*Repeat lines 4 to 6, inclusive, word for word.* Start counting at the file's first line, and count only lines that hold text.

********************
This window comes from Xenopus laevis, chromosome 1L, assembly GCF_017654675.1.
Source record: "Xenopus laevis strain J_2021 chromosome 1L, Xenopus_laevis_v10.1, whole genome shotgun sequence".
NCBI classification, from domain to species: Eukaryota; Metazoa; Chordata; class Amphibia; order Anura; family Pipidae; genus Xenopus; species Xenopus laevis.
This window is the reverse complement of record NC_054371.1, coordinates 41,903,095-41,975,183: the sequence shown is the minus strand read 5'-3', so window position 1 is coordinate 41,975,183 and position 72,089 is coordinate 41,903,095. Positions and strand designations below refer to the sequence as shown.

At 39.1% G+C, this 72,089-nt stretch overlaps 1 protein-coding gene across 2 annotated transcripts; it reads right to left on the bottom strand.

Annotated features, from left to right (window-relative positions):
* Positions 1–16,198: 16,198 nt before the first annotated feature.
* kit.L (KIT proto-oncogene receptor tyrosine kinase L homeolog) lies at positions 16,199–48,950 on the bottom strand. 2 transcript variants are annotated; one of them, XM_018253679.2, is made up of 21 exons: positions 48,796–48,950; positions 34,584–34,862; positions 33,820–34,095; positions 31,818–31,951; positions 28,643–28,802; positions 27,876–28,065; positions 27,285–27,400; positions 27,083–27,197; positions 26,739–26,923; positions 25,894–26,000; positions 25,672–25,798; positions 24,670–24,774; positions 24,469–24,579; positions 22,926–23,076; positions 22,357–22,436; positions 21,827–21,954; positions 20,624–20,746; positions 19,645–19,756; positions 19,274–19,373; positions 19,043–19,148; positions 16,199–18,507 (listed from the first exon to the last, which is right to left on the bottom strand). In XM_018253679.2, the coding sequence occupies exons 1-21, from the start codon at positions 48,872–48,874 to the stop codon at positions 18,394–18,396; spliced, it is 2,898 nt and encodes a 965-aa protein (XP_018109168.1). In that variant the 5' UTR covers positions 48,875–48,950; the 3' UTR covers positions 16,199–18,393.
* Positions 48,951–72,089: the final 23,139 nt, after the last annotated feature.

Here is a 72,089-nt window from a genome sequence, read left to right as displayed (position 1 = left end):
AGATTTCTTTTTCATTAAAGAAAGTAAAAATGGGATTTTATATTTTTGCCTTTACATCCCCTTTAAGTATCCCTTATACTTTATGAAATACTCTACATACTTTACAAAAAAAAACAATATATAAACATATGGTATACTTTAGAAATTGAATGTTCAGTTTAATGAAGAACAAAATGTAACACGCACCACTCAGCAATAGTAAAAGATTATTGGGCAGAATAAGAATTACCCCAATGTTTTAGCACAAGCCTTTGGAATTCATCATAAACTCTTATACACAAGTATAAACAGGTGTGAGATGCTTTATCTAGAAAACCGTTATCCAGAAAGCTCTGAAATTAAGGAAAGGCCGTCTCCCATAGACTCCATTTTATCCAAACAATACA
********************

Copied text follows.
This window is the reverse complement of record NC_054371.1, coordinates 41,903,095-41,975,183: the sequence shown is the minus strand read 5'-3', so window position 1 is coordinate 41,975,183 and position 72,089 is coordinate 41,903,095. Positions and strand designations below refer to the sequence as shown.

At 39.1% G+C, this 72,089-nt stretch overlaps 1 protein-coding gene across 2 annotated transcripts; it reads right to left on the bottom strand.

Annotated features, from left to right (window-relative positions):